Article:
Frigate, HMS Somerset

HMS Somerset, anti piracy patrol dawn on the Red Sea, Maritime Security.

"Frigate, HMS Somerset", 35 x 18 cm (14" x 7"), £600 (about $740) by Gordon Frickers.


A similar picture was painted as a surprise gift from the wardroom officers to their retiring Captain.

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This is the second painting I have produced in secrecy of a British type 23 frigate.

shown here, Executive Officer (XO), Lt Cdr ‘Des’ Hirons, presenting my painting to HMS SOMERSET’s outgoing Commanding Officer, Cdr Paul Bristowe RN.

Many distinguished people and renowned companies have chosen Frickers paintings as you can discover by reading my illustrated résumée.

The only marine artist whose paintings have been honoured by invitation to exhibit in the European Parliament is Gordon Frickers.

Lt Cdr ‘Des’ Hirons, presenting "HMS SOMERSET" to Cdr Paul Bristowe RN.
Lt Cdr ‘Des’ Hirons, presenting “HMS SOMERSET” to Cdr Paul Bristowe RN.

Gordon, We have the framed painting on board; it is perfect” ~

It will be presented to the CO as planned on Thu night. It has been much admired by most of the Wardroom (that is to say all the members of the Wardroom who have seen it). I can’t wait to see Cdr Bristowe’s face when he sees it!

The texts and presentation photograph here are reproduced with the kind permission of Lieutenant Commander Paul Evans:

Further reading, Main Text

HMS SOMERSET, a Devonport-based Type 23 ‘Duke Class’ frigate

AboutHMS Somerset, anti piracy patrol dawn on the Red Sea.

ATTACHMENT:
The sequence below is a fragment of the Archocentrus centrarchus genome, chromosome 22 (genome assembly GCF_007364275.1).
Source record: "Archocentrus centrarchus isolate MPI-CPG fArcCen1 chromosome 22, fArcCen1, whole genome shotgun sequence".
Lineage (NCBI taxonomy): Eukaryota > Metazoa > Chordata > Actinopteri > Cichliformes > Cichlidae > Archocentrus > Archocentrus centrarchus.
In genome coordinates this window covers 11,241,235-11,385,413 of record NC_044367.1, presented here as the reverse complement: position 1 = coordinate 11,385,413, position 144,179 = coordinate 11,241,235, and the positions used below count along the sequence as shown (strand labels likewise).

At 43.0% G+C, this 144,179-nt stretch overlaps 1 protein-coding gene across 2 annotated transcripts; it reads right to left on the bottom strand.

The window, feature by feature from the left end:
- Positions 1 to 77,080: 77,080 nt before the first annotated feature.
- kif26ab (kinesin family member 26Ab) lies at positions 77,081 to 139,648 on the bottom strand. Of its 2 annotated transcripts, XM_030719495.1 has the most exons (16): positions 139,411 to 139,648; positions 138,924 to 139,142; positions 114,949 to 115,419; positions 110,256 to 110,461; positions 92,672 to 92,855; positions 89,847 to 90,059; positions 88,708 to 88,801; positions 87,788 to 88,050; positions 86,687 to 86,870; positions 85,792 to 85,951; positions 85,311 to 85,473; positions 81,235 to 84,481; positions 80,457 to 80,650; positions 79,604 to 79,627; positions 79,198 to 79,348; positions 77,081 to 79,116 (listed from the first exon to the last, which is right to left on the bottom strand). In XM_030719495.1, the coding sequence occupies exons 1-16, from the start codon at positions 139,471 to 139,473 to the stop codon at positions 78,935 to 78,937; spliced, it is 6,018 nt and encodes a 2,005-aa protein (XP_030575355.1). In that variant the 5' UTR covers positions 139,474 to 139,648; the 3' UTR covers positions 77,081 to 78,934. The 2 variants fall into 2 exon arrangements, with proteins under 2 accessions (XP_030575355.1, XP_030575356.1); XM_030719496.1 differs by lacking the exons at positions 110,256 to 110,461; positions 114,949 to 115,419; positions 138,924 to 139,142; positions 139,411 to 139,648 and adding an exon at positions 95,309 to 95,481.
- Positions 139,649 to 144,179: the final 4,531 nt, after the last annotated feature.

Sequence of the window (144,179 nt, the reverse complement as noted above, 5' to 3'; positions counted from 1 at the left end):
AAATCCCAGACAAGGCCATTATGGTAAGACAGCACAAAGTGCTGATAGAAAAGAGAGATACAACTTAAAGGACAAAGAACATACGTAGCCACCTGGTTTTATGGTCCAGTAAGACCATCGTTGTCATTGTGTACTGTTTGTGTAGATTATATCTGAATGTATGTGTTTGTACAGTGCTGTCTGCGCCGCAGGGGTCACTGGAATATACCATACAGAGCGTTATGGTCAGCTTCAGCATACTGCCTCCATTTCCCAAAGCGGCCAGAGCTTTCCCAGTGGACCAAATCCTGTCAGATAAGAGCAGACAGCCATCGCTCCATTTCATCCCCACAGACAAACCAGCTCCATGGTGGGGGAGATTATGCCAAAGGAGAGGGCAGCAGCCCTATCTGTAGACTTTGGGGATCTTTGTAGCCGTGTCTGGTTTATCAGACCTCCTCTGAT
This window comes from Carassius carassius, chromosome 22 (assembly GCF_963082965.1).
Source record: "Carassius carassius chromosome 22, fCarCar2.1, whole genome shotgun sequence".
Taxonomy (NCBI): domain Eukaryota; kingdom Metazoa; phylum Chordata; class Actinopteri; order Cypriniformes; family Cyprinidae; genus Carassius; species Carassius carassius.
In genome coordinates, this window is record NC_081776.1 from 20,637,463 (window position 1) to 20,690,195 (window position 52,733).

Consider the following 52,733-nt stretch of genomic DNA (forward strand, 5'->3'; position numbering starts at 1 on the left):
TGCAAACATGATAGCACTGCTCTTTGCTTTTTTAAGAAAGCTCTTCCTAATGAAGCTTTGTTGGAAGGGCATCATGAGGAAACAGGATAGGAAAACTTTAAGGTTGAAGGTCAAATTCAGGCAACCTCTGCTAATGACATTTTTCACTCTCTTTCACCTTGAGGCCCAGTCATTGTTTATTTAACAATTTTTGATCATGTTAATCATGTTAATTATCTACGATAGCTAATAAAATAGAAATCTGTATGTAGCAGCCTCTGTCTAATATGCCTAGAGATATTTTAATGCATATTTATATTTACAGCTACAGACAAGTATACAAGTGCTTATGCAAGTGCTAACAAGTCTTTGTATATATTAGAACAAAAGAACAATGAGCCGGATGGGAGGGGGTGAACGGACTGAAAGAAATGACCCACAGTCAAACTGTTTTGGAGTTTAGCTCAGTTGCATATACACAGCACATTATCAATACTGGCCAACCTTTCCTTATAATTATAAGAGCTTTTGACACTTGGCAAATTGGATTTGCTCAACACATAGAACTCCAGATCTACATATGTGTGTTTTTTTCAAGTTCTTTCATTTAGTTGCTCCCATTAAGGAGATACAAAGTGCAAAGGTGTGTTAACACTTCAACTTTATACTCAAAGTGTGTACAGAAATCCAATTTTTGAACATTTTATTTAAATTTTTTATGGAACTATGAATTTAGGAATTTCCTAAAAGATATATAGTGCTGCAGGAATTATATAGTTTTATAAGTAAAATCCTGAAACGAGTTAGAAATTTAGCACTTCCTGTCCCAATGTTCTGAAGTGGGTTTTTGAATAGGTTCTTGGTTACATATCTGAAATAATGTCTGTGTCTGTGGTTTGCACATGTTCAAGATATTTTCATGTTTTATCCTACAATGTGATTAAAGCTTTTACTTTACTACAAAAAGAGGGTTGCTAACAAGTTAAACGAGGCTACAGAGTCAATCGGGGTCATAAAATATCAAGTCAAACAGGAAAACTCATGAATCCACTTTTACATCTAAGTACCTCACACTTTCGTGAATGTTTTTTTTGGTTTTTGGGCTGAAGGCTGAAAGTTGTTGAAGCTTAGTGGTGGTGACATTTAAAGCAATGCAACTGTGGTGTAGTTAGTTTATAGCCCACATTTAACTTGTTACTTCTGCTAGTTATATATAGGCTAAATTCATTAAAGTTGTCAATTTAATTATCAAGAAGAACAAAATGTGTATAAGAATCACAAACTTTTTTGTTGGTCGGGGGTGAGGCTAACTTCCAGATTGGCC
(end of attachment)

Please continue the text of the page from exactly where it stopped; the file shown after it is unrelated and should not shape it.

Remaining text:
When LT CDR Paul Evans of the Devonport based type 23 frigate HMS Somerset contacted Gordon Frickers Paul already had an idea for a painting in his mind.

He also had a price, frame and deadline in mind.

Happily when shown the completed art work in Plymouth Cdr Paul Evans was delighted with the painting enabling the picture to be taken in good time to a specialist framer.

Thanks to our though pre planning the new watercolour was produced in record time, on time in budget.

The Creative process:

The brief was quite specific: HMS Somerset (Type 23 frigate) on anti piracy exercise in the Red Sea with RIBs deploying.

This precise brief enabled us to quickly agreed a way ahead.

We confirmed the following points:

The completion date to be no later than the evening of 6 Dec.

The painting to be representative of her previous patrol.

2 photos taken by LT CDR Paul Evans. The ship as photo 1, with ribs (rigid inflatable boats) as per photo 2.

Ship to be painted as a melange of Royal Navy

Sea state to be as photos supplied, lighting to be early morning so the sky will be a variation of Naples yellow and blues possibly with the sun on the horizon which would cause the sea to appear dark turquoise and greens.

It was agreed to follow Gordon Frickers recommendation and choose a sort of colour scheme known to be generally popular, avoiding the obvious use of blues and turquoise.

A blackframe was specified, all prices being ex studio, ex frame.

We agreed to meet in Plymouth to check details of the completed painting prior to it going for framing.

HMS Somerset although a ‘standard’ type 23 frigate has a number of minor unique details.

That said Gordon’s main concern was to produce an acceptable ‘navy grey’.